Now, simplicity is not living without material possessions. The same way the pursuit of overindulgence is evil and should be renounced, “forced poverty is evil and should be renounced.”2 Simplicity is having a proper understanding of the role possessions play in our lives. When possessions have rule, then we have anxiety. Anxiety about how to keep them, how to protect them, and what in the world we would do without them. If we can release ourselves from this rule, then we find freedom. And this “freedom from anxiety is characterized by three inner attitudes. If what we have we receive as a gift, and if what we have is to be cared for by God, and if what we have is available to others, then we will possess freedom from anxiety. This is the inward reality of simplicity.”3 Let this guide what you buy. Let this show you the way to freedom. If you invest in sufficiency and avoid overindulgence, you will experience freedom from materialism. And where materialism is absent, God will be present. God will provide and protect that which you need, and will give you an abundance of it to share with others. Keep your possessions in perspective. Do not let them own you!
Can You Be Alone?
Another outward discipline is that of solitude. “Solitude is more a state of mind and heart than it is a place.”4 Christ often found rest in solitude and Scripture recounts for us numerous time where he pulled away to practice solitude. And it is in solitude that we can learn to listen, not only to others but to God. It is in this discipline that we learn how to say what needs to be said, when it needs to be said. We learn to speak when necessary and listen excessively. The practice of this discipline will allow us make our words more meaningful, have more of an impact. When we talk let it be because God has given us something to say. When we talk let it be because God is using us to show God's compassion to others. When we talk let it be because God is using us to usher in the Kingdom.
Are You Ready for a Higher Purpose?
One more outward discipline that we can practice is that of submission. Now over the years the idea of submitting to another has gotten a bad reputation. It has been compared to weakness, inability, inferiority. But I am here this morning to tell there is freedom in submission. Do you remember what Christ told His disciples? “He who finds his life will lose it, and he who loses his life for my sake will find it” (Matthew 10:39 NIV). Christ believed in submission, Christ taught submission, Christ practiced submission. Christ came to this earth not to rule but to serve, not to demand but to share, not to dictate but to love. The idea of submission is to understand the value in other people, to understand that by supporting others we are making use of the gifts God gave them. We are seeking to find value in others and uplift their worth. Finding the good in others, finding ways to serve others, knowing that you do have to have all the answers will bring you a joy like no other. Submission is not weakness but strength.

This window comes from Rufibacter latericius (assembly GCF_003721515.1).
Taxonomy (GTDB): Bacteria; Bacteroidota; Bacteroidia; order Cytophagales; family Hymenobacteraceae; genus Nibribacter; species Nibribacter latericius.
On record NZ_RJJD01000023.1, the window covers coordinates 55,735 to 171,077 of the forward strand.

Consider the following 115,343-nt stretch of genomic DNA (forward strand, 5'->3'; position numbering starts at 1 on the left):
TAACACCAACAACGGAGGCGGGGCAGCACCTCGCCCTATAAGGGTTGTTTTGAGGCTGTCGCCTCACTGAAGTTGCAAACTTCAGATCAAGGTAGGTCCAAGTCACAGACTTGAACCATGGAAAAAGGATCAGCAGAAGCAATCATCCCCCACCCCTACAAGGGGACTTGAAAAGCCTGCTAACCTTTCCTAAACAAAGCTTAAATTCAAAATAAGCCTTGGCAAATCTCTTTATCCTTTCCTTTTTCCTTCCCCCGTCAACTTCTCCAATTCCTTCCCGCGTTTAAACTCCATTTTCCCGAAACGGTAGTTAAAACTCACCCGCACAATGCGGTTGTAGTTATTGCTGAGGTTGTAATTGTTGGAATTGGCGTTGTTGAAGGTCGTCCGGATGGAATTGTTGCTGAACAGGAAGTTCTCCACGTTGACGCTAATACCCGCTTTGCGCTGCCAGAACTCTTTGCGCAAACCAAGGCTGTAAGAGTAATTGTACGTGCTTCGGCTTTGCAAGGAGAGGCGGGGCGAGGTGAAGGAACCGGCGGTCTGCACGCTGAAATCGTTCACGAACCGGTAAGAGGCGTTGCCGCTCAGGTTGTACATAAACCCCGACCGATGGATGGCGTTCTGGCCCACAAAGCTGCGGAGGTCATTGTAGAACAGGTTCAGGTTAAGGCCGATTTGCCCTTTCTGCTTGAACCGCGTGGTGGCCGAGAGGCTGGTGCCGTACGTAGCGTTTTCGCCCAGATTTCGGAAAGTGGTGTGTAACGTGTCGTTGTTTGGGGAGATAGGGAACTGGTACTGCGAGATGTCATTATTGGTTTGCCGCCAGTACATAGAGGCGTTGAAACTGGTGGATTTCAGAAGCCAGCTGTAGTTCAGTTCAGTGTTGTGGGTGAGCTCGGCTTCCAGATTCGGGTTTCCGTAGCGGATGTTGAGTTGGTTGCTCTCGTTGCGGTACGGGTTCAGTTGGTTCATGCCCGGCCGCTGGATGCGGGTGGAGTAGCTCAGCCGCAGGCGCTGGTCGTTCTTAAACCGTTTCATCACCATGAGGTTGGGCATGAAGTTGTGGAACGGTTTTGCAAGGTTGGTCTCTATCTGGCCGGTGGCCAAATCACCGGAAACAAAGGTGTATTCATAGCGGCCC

Now with all of these practices, as well as the ones we covered last week, I have a word of caution for you. Do not let the adoption nor the practice of these disciplines become an idol. Do not get caught up in following the rules and lose sight of why you began participating in them in the first place. Do not let the practice of these replace your seeking to usher in the Kingdom of God. Use these as a tool to transformation, as a path to a deeper relationship with God, as a means for God to love you.
 Foster, Richard J. The Celebration of Discipline: The Path to Spiritual Growth. p80
 Ibid, p84.
 Ibid, p88.
 Ibid, p96.